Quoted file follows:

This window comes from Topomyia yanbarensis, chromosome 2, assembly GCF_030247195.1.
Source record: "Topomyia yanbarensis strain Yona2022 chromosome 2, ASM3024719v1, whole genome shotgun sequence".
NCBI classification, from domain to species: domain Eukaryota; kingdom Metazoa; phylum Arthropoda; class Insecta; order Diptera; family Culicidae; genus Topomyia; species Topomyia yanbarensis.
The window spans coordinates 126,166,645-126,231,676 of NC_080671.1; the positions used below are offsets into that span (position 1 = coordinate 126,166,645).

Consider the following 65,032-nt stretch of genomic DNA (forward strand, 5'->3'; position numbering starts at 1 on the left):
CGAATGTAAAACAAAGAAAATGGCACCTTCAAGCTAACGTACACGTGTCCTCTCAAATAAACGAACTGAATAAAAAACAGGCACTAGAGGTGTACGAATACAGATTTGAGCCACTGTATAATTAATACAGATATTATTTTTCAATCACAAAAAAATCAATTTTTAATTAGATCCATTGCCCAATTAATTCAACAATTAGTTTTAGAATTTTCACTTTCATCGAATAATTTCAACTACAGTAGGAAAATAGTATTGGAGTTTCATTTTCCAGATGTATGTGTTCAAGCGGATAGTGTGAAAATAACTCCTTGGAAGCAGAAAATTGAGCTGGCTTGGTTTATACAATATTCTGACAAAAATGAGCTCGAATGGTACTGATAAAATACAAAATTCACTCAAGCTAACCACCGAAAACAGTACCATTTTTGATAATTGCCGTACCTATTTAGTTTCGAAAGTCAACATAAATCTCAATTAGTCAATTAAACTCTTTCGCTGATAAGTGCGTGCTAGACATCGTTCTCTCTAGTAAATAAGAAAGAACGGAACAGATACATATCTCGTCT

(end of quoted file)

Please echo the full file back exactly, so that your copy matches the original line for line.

This window comes from Topomyia yanbarensis, chromosome 2, assembly GCF_030247195.1.
Source record: "Topomyia yanbarensis strain Yona2022 chromosome 2, ASM3024719v1, whole genome shotgun sequence".
NCBI classification, from domain to species: domain Eukaryota; kingdom Metazoa; phylum Arthropoda; class Insecta; order Diptera; family Culicidae; genus Topomyia; species Topomyia yanbarensis.
The window spans coordinates 126,166,645-126,231,676 of NC_080671.1; the positions used below are offsets into that span (position 1 = coordinate 126,166,645).

Consider the following 65,032-nt stretch of genomic DNA (forward strand, 5'->3'; position numbering starts at 1 on the left):
CGAATGTAAAACAAAGAAAATGGCACCTTCAAGCTAACGTACACGTGTCCTCTCAAATAAACGAACTGAATAAAAAACAGGCACTAGAGGTGTACGAATACAGATTTGAGCCACTGTATAATTAATACAGATATTATTTTTCAATCACAAAAAAATCAATTTTTAATTAGATCCATTGCCCAATTAATTCAACAATTAGTTTTAGAATTTTCACTTTCATCGAATAATTTCAACTACAGTAGGAAAATAGTATTGGAGTTTCATTTTCCAGATGTATGTGTTCAAGCGGATAGTGTGAAAATAACTCCTTGGAAGCAGAAAATTGAGCTGGCTTGGTTTATACAATATTCTGACAAAAATGAGCTCGAATGGTACTGATAAAATACAAAATTCACTCAAGCTAACCACCGAAAACAGTACCATTTTTGATAATTGCCGTACCTATTTAGTTTCGAAAGTCAACATAAATCTCAATTAGTCAATTAAACTCTTTCGCTGATAAGTGCGTGCTAGACATCGTTCTCTCTAGTAAATAAGAAAGAACGGAACAGATACATATCTCGTCT